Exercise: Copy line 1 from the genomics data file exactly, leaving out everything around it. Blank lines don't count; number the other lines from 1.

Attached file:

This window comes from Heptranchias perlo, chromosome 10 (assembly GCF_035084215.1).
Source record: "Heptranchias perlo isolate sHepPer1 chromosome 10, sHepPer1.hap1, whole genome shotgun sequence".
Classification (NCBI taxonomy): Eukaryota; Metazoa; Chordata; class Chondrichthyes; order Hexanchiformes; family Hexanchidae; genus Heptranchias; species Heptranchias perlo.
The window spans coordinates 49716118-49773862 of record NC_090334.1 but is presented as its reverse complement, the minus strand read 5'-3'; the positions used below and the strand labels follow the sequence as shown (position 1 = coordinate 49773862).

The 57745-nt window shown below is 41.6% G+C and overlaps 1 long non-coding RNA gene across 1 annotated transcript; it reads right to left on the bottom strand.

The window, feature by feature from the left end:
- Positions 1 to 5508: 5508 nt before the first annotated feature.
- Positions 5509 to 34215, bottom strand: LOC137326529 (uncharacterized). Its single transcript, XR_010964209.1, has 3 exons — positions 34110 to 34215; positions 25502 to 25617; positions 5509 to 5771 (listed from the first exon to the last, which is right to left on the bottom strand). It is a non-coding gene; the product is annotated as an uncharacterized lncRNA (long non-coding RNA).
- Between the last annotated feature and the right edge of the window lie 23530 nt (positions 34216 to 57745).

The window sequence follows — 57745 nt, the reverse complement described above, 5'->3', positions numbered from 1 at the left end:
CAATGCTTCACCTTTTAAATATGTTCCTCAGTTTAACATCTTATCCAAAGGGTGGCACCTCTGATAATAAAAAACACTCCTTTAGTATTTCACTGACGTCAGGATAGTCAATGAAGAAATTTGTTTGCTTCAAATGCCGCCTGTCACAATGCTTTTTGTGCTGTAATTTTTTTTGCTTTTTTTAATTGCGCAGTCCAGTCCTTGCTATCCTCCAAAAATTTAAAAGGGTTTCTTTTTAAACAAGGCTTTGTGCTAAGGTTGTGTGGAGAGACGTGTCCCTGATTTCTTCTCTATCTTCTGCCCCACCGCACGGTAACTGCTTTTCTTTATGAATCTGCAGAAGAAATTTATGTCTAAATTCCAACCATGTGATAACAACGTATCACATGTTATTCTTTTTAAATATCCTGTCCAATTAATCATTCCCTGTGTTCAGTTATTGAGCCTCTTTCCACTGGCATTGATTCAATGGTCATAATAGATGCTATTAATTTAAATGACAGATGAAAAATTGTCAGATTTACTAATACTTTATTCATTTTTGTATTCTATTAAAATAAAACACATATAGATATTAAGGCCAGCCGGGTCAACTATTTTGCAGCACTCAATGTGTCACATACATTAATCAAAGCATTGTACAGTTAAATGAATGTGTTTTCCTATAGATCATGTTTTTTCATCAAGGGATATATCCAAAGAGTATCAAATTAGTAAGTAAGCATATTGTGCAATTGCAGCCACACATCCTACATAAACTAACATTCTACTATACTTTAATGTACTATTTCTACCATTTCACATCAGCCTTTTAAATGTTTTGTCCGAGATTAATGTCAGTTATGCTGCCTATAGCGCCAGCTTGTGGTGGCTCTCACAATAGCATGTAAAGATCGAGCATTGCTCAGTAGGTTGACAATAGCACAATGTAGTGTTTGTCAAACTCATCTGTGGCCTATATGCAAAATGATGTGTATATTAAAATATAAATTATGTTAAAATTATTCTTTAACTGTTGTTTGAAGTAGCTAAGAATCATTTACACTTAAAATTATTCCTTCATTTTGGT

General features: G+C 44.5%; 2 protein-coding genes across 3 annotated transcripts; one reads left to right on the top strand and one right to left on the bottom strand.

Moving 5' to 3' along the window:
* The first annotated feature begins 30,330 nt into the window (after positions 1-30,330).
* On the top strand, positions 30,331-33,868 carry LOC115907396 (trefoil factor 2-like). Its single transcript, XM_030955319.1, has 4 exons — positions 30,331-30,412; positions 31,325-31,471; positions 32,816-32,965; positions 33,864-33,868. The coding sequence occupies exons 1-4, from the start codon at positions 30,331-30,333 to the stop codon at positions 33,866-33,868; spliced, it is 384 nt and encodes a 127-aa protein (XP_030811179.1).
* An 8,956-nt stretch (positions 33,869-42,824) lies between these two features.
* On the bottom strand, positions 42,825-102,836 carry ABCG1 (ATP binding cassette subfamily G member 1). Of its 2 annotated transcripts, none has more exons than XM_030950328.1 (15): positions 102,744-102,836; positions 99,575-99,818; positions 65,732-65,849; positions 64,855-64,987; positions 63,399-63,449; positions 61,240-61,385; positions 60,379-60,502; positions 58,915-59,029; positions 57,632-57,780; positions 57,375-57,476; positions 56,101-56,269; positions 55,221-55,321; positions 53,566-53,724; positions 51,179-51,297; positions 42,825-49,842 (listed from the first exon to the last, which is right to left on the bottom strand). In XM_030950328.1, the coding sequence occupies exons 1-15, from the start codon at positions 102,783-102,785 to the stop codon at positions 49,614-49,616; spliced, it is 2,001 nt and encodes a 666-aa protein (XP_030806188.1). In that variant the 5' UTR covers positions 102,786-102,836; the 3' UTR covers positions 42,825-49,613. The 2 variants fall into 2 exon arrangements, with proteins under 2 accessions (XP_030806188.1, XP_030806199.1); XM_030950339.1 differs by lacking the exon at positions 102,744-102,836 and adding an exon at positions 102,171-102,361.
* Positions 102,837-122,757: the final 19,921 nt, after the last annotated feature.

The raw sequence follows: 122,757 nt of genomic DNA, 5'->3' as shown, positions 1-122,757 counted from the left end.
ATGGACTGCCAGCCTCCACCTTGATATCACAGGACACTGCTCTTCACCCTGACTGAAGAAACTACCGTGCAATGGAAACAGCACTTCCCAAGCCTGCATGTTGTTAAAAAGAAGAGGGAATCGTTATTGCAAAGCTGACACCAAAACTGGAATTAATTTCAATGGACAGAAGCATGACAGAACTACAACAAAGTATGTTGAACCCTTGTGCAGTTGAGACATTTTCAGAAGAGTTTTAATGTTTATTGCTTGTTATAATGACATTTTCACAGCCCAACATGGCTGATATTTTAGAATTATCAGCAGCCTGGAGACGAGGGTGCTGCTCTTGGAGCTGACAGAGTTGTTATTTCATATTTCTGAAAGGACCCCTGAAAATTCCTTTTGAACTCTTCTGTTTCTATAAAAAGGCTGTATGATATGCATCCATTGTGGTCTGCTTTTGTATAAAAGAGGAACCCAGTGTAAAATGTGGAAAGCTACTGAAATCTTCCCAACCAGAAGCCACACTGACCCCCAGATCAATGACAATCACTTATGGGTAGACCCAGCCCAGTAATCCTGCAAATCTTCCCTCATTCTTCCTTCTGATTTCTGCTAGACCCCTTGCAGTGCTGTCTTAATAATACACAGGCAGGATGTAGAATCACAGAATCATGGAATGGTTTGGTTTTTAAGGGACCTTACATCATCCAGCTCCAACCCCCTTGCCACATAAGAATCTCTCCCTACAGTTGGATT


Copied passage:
This window comes from Heptranchias perlo, chromosome 10 (assembly GCF_035084215.1).